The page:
Can you design happiness? What is happiness anyway and does it matter? Specifically, does it matter for the workplace?
It does matter, and it matters a lot, because generally speaking we are not very good at creating a happy atmosphere at work. Too often we take it for granted, or just ignore it.
Bosses are not reliable enough as leaders to create an engaging positive environment to work in. Yes, the finance teams might find budget for decent coffee and biscuits, but is there a separate space to enjoy something in a work break or somewhere to find some head space. And to add insult to low productivity, all too often the FM teams ignore pleas for better designed office layouts and decent chairs and desks to work at.
The UK is not good at happiness. Which is a shame because happiness at work is crucial. Happy people are more productive: it is not rocket science. The Confederation of British Industry estimates £17bn lost every year through absenteeism. But happy people come to work motivated. Google and other organisations like them have taken on board the findings of behavioural research: they have invested heavily in employee relationships and strategic workplace design seeing happiness and satisfaction rise by 37%.
Our behaviour is influenced by how we feel. How we feel at work is directly affected by the physical environment we work in as well as the leadership and overall workplace strategy being applied by employers (or the more enlightened ones at least).
The idea of happiness has become such ‘thing’ that even the Prime Minister got on the bandwagon a few years ago when he pledged to monitor happiness. Now, for the Government and business it is not just common sense; the notion of happiness is linked to productivity. But indices measuring happiness across the globe are not just about Gross Domestic Product (GDP) or KPIs for a business or manufacturing plant.
For example, Bhutan is the real trailblazer in this area. The tiny nation to the east of the Himalayas has long been renowned for its focus not on GDP – gross domestic product – but GNH (gross national happiness). In other words, what matters to Bhutan more than upping production and improving productivity is whether its citizens are happy. It’s a measure the remote south Asian nation has been using since the early 1970s, well before the rest of the world began to realise that wealthier does not necessarily translate into happier.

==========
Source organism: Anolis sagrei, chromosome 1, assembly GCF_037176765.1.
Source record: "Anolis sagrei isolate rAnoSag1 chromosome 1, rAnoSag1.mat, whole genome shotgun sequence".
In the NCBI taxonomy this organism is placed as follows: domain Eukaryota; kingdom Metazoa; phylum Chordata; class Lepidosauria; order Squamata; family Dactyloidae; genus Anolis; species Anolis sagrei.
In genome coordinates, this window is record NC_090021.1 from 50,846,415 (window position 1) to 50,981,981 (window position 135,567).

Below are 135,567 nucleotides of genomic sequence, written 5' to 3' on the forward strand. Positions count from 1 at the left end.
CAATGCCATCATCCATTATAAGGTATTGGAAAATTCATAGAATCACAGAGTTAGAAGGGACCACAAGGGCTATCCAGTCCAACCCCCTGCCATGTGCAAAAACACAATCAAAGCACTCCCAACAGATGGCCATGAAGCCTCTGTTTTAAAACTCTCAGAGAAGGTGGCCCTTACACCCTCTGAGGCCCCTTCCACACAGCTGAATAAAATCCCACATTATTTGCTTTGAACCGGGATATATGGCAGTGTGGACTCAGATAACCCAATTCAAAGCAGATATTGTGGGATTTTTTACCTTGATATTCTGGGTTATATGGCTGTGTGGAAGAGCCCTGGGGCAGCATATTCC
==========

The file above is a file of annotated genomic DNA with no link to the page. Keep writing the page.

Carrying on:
The trick to this conundrum is to forget the costs. Just focus on happiness. It might sound daft, but if we all stop and think sensibly about how we feel and how much more we get done with a smile on our face it starts to make sense.
That’s the key to excellent workplace design. A better workplace is created as a result of finding out what the users of that space need to make them happy and therefore more productive. Simple. Good office design, combined with well-being strategies, sensible HR policies and enlightened bosses creates an environment that engages employees, fosters a sense of creativity, motivation and, crucially, points to evidence of more productivity.
Happiness can be designed into a workplace. The way to do it is talk to the people using that space. Anyone likely to be affected by a change in design have to be an integral part of the process. The best ideas on how to improve your workplace often come from the staff within and these prove to be the most successful projects – as well as the happiest ones.
And despite somewhere as humble as Bhutan being so happy, in the modern workplace one of the key factors in a happy productive workplace is technology. Any workplace design needs to be agile enough to keep pace with technological advancement. So, although that technical development is unstoppable, we need to endeavour to design the workplace in such a way that it embraces change in the future –even though we may not know where that may come from.
But, whatever you do – do it with a smile on your face.